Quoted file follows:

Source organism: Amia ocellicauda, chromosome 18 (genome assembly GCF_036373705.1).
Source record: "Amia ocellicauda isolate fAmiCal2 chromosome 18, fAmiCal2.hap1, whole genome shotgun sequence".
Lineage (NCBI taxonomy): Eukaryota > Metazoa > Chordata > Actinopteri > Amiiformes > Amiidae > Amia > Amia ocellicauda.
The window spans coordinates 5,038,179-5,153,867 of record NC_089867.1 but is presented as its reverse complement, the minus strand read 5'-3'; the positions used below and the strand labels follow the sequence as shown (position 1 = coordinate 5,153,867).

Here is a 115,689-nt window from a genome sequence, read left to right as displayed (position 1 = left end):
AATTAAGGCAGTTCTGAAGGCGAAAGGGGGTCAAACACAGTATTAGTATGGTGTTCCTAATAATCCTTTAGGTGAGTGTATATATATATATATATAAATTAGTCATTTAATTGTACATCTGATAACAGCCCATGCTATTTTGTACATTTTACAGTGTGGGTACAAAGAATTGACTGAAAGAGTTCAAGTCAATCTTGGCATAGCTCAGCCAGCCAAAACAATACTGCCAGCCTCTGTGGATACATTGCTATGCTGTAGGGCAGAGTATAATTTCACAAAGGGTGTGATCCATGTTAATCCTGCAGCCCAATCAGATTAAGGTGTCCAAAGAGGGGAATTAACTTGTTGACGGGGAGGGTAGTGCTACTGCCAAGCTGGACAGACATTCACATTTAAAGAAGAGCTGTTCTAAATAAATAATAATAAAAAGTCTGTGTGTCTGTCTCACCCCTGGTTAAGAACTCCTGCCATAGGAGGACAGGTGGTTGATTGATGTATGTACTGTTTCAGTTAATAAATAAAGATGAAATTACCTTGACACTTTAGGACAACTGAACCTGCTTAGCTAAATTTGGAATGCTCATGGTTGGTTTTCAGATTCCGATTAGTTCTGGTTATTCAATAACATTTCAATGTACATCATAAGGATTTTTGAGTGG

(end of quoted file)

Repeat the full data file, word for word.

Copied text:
Source organism: Amia ocellicauda, chromosome 18 (genome assembly GCF_036373705.1).
Source record: "Amia ocellicauda isolate fAmiCal2 chromosome 18, fAmiCal2.hap1, whole genome shotgun sequence".
Lineage (NCBI taxonomy): Eukaryota > Metazoa > Chordata > Actinopteri > Amiiformes > Amiidae > Amia > Amia ocellicauda.
The window spans coordinates 5,038,179-5,153,867 of record NC_089867.1 but is presented as its reverse complement, the minus strand read 5'-3'; the positions used below and the strand labels follow the sequence as shown (position 1 = coordinate 5,153,867).

Here is a 115,689-nt window from a genome sequence, read left to right as displayed (position 1 = left end):
AATTAAGGCAGTTCTGAAGGCGAAAGGGGGTCAAACACAGTATTAGTATGGTGTTCCTAATAATCCTTTAGGTGAGTGTATATATATATATATATAAATTAGTCATTTAATTGTACATCTGATAACAGCCCATGCTATTTTGTACATTTTACAGTGTGGGTACAAAGAATTGACTGAAAGAGTTCAAGTCAATCTTGGCATAGCTCAGCCAGCCAAAACAATACTGCCAGCCTCTGTGGATACATTGCTATGCTGTAGGGCAGAGTATAATTTCACAAAGGGTGTGATCCATGTTAATCCTGCAGCCCAATCAGATTAAGGTGTCCAAAGAGGGGAATTAACTTGTTGACGGGGAGGGTAGTGCTACTGCCAAGCTGGACAGACATTCACATTTAAAGAAGAGCTGTTCTAAATAAATAATAATAAAAAGTCTGTGTGTCTGTCTCACCCCTGGTTAAGAACTCCTGCCATAGGAGGACAGGTGGTTGATTGATGTATGTACTGTTTCAGTTAATAAATAAAGATGAAATTACCTTGACACTTTAGGACAACTGAACCTGCTTAGCTAAATTTGGAATGCTCATGGTTGGTTTTCAGATTCCGATTAGTTCTGGTTATTCAATAACATTTCAATGTACATCATAAGGATTTTTGAGTGG